Dogs can cause serious injuries when they bite victims out of aggression, including deep lacerations and puncture wounds. Thousands of victims are sent to emergency rooms for injuries caused by aggressive and violent dog attacks every year. Many others, however, are injured in non-aggressive incidents involving dogs. These types of injuries can still entitle a victim to financial compensation in Arizona in many circumstances.
Dogs can be dangerous even when they do not mean to be. A large dog could playfully jump on a person without meaning any harm, for example, only to knock the victim down and shatter his or her hip. If a dog inadvertently causes harm or injury, it is known as a non-aggressive dog attack. Even small dogs can unintentionally cause serious injuries in non-aggressive incidents.
Examples of non-aggressive dog attacks include:
These non-aggressive events can result in severe injuries, including broken bones, soft-tissue damage, torn muscles, nerve damage, facial injuries and emotional injuries. Children and the elderly are especially prone to injury in non-aggressive dog attacks. Even mild to moderate injuries could make a victim eligible for financial compensation from the owner of the dog.
An individual who sustains any type of harm, injury, property damage or loss due to the pet of another person has the right to seek financial compensation from the owner under Arizona law. Section 11-1025 of the Arizona Revised Statutes states that the owner of a dog that bites a person who is lawfully on the premises is liable for damages suffered by the victim, regardless of whether the owner had prior knowledge of the dog’s viciousness. This is known as a strict liability dog bite statute.
When an injury is caused by something other than a bite or aggressive attack, however, the standard dog bite law typically will not apply. Instead, the victim may have to prove that the owner of the dog was negligent. This means the owner failed to use an ordinary or reasonable amount of care, leading to an increased risk of foreseeable injury.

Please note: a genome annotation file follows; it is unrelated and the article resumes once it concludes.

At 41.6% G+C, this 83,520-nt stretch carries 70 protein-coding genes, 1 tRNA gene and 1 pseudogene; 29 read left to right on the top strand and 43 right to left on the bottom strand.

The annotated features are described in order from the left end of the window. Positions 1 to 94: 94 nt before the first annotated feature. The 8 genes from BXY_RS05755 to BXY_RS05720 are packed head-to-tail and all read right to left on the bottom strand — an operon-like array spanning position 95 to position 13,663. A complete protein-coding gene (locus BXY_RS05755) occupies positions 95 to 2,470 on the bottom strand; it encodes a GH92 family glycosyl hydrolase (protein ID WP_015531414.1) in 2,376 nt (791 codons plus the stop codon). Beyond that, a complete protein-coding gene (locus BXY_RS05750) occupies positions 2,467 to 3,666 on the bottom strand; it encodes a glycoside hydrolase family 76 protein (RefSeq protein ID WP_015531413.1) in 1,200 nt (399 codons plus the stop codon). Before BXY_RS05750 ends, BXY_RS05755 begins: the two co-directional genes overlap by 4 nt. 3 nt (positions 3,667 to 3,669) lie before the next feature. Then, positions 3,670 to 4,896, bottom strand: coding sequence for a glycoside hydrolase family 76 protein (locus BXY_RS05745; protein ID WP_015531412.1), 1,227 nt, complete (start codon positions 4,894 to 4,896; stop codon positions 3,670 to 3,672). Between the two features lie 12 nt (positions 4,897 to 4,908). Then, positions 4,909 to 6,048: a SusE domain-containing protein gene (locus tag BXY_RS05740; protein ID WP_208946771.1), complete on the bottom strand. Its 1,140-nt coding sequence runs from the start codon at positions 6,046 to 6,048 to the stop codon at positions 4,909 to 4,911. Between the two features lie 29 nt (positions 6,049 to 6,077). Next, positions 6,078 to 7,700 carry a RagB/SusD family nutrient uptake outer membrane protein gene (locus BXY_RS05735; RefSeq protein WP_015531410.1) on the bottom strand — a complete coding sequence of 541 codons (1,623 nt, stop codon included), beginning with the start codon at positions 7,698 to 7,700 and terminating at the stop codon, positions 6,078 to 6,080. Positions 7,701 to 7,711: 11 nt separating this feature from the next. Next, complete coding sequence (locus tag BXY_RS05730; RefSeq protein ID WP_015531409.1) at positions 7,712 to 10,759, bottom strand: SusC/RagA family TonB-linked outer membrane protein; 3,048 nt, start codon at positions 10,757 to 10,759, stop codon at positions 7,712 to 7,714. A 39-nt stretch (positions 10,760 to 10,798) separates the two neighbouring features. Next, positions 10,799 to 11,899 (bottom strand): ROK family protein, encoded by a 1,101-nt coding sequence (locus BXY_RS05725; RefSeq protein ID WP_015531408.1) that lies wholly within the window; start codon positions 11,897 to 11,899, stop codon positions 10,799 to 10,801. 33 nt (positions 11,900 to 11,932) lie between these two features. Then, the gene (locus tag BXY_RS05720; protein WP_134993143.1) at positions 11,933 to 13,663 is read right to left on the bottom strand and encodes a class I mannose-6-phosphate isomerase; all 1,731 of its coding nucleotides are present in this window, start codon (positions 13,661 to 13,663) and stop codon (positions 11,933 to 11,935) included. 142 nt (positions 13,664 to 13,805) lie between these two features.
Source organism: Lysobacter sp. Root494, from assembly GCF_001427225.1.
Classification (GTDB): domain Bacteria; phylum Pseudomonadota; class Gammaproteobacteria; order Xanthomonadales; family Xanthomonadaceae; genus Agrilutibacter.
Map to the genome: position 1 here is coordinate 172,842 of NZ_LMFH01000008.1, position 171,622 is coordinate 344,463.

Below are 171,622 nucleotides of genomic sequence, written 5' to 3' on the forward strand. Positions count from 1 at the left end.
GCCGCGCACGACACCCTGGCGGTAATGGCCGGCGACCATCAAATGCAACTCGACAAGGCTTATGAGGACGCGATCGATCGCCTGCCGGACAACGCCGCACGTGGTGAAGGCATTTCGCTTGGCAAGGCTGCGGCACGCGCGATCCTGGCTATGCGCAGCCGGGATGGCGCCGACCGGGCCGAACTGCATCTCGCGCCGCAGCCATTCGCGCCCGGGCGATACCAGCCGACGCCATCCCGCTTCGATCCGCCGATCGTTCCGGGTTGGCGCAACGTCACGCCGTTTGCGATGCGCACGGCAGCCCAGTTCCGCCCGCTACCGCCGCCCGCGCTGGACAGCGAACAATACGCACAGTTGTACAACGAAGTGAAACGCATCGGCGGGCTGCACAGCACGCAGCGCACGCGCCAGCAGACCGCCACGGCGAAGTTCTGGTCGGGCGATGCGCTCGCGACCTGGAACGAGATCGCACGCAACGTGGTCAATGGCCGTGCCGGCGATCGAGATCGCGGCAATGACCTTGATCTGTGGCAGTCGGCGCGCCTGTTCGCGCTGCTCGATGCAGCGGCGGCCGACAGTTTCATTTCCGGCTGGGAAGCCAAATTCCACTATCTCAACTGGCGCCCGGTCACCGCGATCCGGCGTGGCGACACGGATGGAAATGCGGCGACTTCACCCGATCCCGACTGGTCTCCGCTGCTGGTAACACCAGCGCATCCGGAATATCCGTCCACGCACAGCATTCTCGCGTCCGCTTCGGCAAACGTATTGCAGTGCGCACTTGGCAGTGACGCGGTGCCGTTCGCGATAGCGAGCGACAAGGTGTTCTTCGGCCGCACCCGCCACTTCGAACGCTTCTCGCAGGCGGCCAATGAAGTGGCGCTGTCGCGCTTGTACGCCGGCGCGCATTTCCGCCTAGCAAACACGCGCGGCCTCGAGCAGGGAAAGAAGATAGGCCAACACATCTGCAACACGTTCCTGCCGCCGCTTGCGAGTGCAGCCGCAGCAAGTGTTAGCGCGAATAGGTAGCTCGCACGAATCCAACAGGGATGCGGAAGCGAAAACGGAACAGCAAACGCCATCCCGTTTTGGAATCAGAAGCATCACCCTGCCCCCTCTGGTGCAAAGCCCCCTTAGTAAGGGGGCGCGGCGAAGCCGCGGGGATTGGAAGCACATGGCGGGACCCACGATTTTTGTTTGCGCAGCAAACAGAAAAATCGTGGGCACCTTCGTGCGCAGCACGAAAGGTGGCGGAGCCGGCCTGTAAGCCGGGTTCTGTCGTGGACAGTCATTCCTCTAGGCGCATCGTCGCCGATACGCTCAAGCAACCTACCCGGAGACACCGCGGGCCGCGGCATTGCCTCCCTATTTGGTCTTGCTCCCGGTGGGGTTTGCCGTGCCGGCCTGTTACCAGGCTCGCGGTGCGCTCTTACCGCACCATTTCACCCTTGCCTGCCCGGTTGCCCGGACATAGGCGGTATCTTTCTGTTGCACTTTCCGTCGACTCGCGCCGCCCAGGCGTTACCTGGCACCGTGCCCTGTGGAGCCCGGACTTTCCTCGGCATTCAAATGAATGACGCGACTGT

Common examples of pet owner negligence are violating leash laws and allowing a dog to run at large. Running at large is against the law under A.R.S. 11-1012, which states that no female dog during breeding season or vicious dog shall be allowed to roam off-leash. Dogs also cannot run at large in rabies quarantine areas, public parks or public school properties. If the pet owner’s negligence can be proven, his or her insurance company will be financially responsible for the victim’s injuries.
You may need a dog injury lawyer to represent you during a case involving a non-aggressive injury since the strict liability law will not apply. An attorney can investigate the incident and help you collect evidence that proves the pet owner’s fault or negligence. An attorney can file an insurance claim for you and negotiate for maximum financial compensation on your behalf, even if this means going to trial. You may be eligible for compensation for your related medical expenses, lost wages, out-of-pocket costs, property damage, and pain and suffering.